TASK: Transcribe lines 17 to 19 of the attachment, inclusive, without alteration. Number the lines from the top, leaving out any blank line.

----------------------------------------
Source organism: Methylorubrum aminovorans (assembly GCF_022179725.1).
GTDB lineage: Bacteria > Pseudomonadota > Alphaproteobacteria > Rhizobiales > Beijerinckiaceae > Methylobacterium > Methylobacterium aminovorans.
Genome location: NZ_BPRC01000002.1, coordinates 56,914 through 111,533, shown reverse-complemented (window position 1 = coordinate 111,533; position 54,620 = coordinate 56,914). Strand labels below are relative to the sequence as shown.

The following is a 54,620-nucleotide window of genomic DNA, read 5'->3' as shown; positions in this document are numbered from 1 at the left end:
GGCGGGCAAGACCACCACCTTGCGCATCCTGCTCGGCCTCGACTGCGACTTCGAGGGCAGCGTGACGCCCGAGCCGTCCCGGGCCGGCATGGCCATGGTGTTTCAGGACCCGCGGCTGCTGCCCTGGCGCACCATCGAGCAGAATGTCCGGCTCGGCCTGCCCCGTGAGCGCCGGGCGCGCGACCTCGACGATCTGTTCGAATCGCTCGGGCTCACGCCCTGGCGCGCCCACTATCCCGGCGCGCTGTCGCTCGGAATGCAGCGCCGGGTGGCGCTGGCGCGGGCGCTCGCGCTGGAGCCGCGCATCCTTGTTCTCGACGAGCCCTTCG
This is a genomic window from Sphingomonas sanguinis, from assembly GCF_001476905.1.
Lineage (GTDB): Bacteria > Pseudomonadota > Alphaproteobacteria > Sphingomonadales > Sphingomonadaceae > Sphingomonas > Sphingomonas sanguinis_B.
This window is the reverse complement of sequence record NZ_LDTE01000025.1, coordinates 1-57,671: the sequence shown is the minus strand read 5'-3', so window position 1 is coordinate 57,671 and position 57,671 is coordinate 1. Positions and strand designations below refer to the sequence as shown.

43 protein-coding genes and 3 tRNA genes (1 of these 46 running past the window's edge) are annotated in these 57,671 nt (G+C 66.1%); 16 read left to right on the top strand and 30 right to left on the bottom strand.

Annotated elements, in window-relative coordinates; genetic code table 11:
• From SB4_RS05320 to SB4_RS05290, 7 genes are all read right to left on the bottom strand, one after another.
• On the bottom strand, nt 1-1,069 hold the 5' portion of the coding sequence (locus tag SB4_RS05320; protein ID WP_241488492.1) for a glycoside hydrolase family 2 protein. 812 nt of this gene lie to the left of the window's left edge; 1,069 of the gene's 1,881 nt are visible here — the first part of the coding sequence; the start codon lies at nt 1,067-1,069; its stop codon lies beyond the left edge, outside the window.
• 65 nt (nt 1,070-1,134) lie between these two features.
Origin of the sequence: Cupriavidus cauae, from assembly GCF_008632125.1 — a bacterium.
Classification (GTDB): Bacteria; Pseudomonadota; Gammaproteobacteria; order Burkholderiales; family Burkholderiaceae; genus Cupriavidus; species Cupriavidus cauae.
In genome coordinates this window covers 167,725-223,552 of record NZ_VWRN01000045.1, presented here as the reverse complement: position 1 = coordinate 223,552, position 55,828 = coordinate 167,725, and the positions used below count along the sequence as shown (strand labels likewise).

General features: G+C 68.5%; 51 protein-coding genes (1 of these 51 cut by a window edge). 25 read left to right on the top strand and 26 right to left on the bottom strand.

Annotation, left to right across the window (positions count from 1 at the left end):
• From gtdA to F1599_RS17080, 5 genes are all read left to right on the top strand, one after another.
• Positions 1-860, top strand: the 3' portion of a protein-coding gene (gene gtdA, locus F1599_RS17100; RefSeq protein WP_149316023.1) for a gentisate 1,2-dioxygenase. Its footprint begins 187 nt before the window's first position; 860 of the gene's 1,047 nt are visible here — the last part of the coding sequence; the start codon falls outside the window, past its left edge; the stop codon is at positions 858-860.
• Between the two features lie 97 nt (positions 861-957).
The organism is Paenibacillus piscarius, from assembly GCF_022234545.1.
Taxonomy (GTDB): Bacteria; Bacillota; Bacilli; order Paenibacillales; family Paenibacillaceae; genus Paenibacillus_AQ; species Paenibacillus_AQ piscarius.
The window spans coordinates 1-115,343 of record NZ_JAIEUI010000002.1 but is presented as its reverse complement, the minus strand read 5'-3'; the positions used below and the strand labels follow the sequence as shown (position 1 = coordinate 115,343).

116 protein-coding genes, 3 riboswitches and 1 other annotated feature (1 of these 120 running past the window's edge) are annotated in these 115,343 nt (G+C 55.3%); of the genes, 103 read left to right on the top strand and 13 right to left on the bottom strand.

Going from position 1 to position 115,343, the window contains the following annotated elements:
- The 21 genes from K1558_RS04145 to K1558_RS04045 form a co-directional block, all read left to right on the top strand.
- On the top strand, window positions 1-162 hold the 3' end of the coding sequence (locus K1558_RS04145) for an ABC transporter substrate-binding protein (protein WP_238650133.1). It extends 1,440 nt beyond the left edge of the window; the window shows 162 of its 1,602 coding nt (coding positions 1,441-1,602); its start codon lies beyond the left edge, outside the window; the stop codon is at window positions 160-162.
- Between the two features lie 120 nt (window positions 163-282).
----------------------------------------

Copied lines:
General features: G+C 68.5%; 51 protein-coding genes (1 of these 51 cut by a window edge). 25 read left to right on the top strand and 26 right to left on the bottom strand.

Annotation, left to right across the window (positions count from 1 at the left end):
• From gtdA to F1599_RS17080, 5 genes are all read left to right on the top strand, one after another.